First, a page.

Monday, October 31, 2011

Review: This Dark Endeavor by Kenneth Oppel

  Happy Halloween, everybody!
Today's review is of the recently published book on the teenage exploits of Dr. Victor Frankenstein, a name that has become synonymous with All Hallow's Eve, itself...

This Dark Endeavor (The Apprenticeship of Victor Frankenstein, #1)
by Kenneth Oppel

Genre: Occult/Adventure/Historical
Reading Grade: Young Adult
Publishing Type: traditional
Publication Date: August 23, 2011
Source: purchased hardcover
Age Rating: 14+

Victor and Konrad are the twin brothers Frankenstein. They are nearly inseparable. Growing up, their lives are filled with imaginary adventures...until the day their adventures turn all too real.

They stumble upon The Dark Library, and secret books of alchemy and ancient remedies are discovered. Father forbids that they ever enter the room again, but this only piques Victor's curiosity more. When Konrad falls gravely ill, Victor is not satisfied with the various doctors his parents have called in to help. He is drawn back to The Dark Library where he uncovers an ancient formula for the Elixir of Life. With their friend Elizabeth, Henry and Victor immediately set out to find assistance from a man who was once known for his alchemical works to help create the formula.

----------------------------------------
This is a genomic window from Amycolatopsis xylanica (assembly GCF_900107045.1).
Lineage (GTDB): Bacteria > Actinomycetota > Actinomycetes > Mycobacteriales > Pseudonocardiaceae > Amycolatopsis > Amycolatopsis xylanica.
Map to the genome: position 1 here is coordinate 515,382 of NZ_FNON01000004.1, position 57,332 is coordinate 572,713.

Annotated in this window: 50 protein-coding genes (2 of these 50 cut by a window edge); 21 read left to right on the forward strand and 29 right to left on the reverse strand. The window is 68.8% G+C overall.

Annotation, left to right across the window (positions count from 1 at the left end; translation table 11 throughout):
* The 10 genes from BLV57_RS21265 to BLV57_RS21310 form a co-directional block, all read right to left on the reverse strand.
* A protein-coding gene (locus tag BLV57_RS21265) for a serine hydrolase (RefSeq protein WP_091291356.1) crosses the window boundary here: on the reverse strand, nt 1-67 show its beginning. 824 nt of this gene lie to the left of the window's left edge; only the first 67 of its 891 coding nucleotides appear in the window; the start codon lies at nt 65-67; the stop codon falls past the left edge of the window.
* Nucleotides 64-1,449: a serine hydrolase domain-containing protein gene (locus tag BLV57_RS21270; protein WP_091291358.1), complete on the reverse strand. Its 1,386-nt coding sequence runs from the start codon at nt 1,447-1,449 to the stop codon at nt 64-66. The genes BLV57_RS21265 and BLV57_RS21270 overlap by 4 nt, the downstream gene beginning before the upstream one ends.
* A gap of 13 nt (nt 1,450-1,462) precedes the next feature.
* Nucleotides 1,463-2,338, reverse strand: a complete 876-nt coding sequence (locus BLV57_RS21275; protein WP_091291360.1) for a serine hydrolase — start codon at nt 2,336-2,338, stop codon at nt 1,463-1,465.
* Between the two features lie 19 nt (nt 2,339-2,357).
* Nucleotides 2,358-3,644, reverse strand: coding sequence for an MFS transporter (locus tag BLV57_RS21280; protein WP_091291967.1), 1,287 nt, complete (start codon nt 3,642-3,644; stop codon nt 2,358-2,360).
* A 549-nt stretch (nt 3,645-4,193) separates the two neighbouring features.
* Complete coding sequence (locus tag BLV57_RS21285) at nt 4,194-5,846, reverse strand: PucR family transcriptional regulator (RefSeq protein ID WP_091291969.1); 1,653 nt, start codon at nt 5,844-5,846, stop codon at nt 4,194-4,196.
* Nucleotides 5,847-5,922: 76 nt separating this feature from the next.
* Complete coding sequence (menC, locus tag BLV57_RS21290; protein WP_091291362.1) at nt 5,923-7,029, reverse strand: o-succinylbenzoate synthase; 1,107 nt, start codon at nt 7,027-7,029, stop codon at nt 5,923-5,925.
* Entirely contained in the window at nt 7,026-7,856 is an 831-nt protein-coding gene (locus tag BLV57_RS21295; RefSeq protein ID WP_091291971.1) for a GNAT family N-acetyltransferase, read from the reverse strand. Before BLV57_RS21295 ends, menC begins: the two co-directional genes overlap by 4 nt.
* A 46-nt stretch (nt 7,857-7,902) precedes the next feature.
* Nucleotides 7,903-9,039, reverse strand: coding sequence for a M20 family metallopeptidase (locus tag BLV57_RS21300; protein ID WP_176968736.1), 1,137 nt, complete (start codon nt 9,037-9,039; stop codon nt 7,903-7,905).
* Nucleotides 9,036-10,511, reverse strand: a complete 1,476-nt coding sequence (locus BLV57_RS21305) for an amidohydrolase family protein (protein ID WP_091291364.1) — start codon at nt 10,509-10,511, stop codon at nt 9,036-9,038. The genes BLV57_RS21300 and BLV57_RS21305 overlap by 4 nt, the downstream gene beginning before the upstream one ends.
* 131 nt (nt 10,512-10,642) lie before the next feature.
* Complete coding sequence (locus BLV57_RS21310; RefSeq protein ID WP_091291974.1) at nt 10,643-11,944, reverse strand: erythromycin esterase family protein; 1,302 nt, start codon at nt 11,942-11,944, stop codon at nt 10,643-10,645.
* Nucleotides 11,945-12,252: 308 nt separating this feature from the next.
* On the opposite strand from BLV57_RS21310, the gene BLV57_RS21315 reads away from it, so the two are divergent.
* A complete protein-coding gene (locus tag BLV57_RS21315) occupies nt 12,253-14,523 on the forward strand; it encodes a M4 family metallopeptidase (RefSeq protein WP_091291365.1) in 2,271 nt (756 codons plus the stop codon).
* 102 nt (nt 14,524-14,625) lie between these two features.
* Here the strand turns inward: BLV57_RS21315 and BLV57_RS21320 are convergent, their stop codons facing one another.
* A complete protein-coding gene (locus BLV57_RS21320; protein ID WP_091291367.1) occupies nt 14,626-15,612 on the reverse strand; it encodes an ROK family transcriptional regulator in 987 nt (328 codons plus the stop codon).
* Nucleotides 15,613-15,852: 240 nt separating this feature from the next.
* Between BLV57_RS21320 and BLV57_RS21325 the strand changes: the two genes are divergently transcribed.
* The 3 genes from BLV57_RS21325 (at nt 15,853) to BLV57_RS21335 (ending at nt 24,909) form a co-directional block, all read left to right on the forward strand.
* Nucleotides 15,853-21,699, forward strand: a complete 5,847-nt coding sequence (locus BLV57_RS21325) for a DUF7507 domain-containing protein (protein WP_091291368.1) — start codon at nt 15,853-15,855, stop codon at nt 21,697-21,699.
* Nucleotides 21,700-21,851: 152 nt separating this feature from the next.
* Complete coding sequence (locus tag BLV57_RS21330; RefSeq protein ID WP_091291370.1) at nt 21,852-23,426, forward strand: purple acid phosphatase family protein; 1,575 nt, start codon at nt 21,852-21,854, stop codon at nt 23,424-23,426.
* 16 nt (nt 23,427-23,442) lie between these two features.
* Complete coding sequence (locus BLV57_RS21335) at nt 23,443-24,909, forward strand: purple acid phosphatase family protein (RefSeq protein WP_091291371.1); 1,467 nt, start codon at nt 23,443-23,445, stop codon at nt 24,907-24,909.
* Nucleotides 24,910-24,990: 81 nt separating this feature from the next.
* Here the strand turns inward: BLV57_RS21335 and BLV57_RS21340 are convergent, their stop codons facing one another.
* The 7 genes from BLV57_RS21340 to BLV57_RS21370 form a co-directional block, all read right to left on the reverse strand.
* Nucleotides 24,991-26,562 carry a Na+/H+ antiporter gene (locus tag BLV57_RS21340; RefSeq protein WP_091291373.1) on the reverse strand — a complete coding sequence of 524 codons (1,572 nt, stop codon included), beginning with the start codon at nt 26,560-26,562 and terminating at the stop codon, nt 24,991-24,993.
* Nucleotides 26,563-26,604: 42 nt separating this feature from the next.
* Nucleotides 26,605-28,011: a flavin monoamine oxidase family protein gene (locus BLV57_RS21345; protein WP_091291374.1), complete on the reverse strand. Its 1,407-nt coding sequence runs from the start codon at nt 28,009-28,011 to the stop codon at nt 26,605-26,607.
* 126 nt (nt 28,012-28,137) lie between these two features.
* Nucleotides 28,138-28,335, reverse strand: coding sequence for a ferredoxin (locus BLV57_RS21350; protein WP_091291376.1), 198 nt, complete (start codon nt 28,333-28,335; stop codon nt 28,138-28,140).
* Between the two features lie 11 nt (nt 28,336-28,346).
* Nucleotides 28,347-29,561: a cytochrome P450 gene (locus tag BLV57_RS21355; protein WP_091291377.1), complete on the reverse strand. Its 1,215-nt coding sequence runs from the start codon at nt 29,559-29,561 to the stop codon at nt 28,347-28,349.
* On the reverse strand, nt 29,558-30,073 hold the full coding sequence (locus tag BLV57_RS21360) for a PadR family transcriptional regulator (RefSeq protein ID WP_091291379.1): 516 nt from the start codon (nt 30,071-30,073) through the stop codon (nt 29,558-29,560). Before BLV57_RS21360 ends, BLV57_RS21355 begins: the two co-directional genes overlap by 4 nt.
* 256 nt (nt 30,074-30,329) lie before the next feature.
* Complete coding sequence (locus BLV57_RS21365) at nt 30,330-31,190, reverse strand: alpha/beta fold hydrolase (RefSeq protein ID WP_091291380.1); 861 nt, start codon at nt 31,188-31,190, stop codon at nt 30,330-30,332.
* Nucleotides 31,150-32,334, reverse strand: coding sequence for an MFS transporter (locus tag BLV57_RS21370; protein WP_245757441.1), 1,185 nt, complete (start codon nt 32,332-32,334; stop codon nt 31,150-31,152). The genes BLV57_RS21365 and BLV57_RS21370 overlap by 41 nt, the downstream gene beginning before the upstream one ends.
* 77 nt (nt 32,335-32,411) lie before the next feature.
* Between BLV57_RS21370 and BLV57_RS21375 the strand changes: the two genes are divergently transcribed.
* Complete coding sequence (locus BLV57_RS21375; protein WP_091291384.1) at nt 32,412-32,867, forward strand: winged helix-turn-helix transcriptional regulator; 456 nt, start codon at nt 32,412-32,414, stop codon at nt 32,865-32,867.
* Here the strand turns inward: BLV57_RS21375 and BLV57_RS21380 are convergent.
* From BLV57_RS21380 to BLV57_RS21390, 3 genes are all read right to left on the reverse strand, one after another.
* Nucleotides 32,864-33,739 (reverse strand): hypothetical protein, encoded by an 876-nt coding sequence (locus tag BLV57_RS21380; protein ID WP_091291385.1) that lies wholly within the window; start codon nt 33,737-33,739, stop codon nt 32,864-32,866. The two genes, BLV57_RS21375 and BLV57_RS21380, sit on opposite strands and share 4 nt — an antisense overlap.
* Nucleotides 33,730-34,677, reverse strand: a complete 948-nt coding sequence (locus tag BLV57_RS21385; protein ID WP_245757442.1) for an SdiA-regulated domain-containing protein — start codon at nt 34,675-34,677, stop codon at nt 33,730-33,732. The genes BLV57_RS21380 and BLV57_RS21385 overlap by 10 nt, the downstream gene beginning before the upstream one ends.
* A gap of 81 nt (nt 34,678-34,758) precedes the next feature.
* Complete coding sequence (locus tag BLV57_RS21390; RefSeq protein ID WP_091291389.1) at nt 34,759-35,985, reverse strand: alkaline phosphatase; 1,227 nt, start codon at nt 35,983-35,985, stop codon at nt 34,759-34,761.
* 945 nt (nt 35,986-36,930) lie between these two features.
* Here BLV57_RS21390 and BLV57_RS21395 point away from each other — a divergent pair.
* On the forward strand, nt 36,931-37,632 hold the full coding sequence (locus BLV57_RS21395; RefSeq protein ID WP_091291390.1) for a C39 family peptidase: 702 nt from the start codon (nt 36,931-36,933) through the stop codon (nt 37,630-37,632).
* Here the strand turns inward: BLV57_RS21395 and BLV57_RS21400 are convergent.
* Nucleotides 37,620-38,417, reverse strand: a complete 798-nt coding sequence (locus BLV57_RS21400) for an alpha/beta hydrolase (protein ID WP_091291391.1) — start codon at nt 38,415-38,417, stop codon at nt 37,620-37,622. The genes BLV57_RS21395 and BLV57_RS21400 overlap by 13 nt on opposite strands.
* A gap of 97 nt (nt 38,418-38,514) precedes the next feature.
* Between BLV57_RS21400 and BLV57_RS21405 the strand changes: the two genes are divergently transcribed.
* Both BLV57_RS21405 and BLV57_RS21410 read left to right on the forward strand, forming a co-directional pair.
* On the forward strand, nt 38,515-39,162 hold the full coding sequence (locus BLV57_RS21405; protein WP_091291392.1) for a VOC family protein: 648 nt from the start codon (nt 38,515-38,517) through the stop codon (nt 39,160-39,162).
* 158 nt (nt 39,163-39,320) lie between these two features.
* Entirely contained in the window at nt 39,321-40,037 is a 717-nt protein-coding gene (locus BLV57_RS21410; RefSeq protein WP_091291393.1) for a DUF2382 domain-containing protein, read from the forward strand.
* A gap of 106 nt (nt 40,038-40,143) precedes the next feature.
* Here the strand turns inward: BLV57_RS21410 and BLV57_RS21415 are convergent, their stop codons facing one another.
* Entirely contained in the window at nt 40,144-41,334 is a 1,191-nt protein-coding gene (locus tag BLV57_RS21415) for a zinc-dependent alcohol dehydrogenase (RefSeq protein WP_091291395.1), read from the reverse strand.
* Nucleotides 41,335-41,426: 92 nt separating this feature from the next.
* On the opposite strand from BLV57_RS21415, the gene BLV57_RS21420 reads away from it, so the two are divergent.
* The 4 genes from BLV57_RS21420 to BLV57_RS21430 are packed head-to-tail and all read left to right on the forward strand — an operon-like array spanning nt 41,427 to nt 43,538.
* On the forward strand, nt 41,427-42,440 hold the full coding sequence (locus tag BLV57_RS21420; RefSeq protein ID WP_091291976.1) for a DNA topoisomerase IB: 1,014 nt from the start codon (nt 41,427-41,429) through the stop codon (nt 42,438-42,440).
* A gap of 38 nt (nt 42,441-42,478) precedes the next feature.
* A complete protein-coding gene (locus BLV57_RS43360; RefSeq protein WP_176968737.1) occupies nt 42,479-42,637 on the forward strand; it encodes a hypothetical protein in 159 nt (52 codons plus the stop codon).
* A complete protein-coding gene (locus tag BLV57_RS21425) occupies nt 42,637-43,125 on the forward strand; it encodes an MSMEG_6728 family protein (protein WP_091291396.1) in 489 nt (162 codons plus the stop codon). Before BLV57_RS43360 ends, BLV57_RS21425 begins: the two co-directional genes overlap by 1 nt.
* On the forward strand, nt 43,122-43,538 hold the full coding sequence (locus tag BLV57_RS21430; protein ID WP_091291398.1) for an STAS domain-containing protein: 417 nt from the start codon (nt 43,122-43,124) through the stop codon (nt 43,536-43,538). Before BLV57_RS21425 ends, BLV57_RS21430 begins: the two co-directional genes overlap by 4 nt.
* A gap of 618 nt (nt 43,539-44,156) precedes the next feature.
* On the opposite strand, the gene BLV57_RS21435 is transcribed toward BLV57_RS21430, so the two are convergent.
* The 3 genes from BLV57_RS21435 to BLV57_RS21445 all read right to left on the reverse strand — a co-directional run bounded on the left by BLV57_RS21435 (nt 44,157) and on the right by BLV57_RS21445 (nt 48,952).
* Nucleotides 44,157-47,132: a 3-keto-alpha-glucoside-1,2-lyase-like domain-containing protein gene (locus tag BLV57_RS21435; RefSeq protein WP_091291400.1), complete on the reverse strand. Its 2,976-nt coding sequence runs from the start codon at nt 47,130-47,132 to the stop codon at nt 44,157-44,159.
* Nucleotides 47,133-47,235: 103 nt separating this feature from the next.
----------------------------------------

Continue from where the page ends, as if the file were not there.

Determination and the unthinkable outcome of losing his brother spur Victor on in the quest for the three ingredients that will save Konrad's life. After scaling the highest trees in the Sturmwald, diving into the deepest lake caves, and sacrificing one’s own body part, the three fearless friends risk their lives to save another. 

My Review

I love this book SO much, I can't write a deserving review. I can't quite convey all of my emotions. It is so much more than I was expecting it to be, and leads me down two distinct paths. On the one hand, it's magical, adventurous, dramatic, and romantic. And, on the other, terrifying, heart-breaking, and absolutely tragic. I feel almost gutted. It got under my skin and in my head in a way that doesn't normally happen when I read.

I haven't been moved to tears like this by a novel since I read A Tale of Two Cities by Charles Dickens. It's not quite a powerful story like that classic, but it really got to me. In many ways, I also felt the way I did when I read The Hunger Games trilogy because the characters go through such incredible trials and conflicts that I got completely sucked into the story. In This Dark Endeavor, I couldn't help but be uneasy through the most dangerous parts, as if I were right there experiencing every frightening, squeamish moment along with the characters. I cried myself to sleep the night I finished it (cat-lovers, beware).

In this prequel to the original classic tale, of which I'm already a huge fan, Victor Frankenstein is a sixteen-year-old living with his father, mother, twin brother, Konrad, and his distant cousin, Elizabeth. Just so you know, in the original, Victor had no twin brother, only younger brothers, and he had always loved Elizabeth from the time she came to live with his family.

Konrad comes down with a grave illness, and Victor decides to study forbidden magical alchemy in order to save him. In his family's Swiss chateau, he discovers a hidden Dark Library (very cool!) filled with several tomes on alchemy, which Victor develops a healthy obsession with. He secretly enlists the help of an old alchemist in town, who requires that he and his friends fetch the three ingredients to make the Elixir of Life, a potion that gives a person immortality.